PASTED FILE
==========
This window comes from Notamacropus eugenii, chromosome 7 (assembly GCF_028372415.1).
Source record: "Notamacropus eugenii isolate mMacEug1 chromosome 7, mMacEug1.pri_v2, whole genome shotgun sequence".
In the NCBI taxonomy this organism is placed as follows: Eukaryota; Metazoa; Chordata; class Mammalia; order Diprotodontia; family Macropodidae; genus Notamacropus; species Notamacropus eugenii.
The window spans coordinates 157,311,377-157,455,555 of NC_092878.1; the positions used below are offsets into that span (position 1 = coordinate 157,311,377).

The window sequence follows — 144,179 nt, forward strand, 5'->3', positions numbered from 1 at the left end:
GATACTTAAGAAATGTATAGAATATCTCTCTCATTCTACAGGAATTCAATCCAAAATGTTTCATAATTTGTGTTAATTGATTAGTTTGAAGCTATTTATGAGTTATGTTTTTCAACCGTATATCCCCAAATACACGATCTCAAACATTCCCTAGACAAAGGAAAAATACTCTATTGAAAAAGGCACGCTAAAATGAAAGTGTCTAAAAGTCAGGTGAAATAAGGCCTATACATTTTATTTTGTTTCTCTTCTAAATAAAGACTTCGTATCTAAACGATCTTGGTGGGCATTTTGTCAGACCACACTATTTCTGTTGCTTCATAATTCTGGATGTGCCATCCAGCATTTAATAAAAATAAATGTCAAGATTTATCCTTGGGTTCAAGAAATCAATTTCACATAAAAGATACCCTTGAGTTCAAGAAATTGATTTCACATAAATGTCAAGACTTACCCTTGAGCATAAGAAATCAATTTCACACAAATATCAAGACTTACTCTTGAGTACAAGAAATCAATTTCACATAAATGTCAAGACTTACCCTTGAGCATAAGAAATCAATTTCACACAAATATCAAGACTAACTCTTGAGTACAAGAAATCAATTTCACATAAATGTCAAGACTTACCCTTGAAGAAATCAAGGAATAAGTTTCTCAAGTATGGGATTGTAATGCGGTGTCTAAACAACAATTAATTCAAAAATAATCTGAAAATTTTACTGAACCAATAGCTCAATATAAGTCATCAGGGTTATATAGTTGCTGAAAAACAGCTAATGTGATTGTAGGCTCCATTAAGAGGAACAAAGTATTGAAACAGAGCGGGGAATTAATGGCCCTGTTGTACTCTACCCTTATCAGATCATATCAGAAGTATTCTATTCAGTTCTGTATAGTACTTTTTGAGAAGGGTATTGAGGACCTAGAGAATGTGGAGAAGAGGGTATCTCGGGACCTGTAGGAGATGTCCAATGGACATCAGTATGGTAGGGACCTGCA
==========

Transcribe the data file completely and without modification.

This window comes from Notamacropus eugenii, chromosome 7 (assembly GCF_028372415.1).
Source record: "Notamacropus eugenii isolate mMacEug1 chromosome 7, mMacEug1.pri_v2, whole genome shotgun sequence".
In the NCBI taxonomy this organism is placed as follows: Eukaryota; Metazoa; Chordata; class Mammalia; order Diprotodontia; family Macropodidae; genus Notamacropus; species Notamacropus eugenii.
The window spans coordinates 157,311,377-157,455,555 of NC_092878.1; the positions used below are offsets into that span (position 1 = coordinate 157,311,377).

The window sequence follows — 144,179 nt, forward strand, 5'->3', positions numbered from 1 at the left end:
GATACTTAAGAAATGTATAGAATATCTCTCTCATTCTACAGGAATTCAATCCAAAATGTTTCATAATTTGTGTTAATTGATTAGTTTGAAGCTATTTATGAGTTATGTTTTTCAACCGTATATCCCCAAATACACGATCTCAAACATTCCCTAGACAAAGGAAAAATACTCTATTGAAAAAGGCACGCTAAAATGAAAGTGTCTAAAAGTCAGGTGAAATAAGGCCTATACATTTTATTTTGTTTCTCTTCTAAATAAAGACTTCGTATCTAAACGATCTTGGTGGGCATTTTGTCAGACCACACTATTTCTGTTGCTTCATAATTCTGGATGTGCCATCCAGCATTTAATAAAAATAAATGTCAAGATTTATCCTTGGGTTCAAGAAATCAATTTCACATAAAAGATACCCTTGAGTTCAAGAAATTGATTTCACATAAATGTCAAGACTTACCCTTGAGCATAAGAAATCAATTTCACACAAATATCAAGACTTACTCTTGAGTACAAGAAATCAATTTCACATAAATGTCAAGACTTACCCTTGAGCATAAGAAATCAATTTCACACAAATATCAAGACTAACTCTTGAGTACAAGAAATCAATTTCACATAAATGTCAAGACTTACCCTTGAAGAAATCAAGGAATAAGTTTCTCAAGTATGGGATTGTAATGCGGTGTCTAAACAACAATTAATTCAAAAATAATCTGAAAATTTTACTGAACCAATAGCTCAATATAAGTCATCAGGGTTATATAGTTGCTGAAAAACAGCTAATGTGATTGTAGGCTCCATTAAGAGGAACAAAGTATTGAAACAGAGCGGGGAATTAATGGCCCTGTTGTACTCTACCCTTATCAGATCATATCAGAAGTATTCTATTCAGTTCTGTATAGTACTTTTTGAGAAGGGTATTGAGGACCTAGAGAATGTGGAGAAGAGGGTATCTCGGGACCTGTAGGAGATGTCCAATGGACATCAGTATGGTAGGGACCTGCA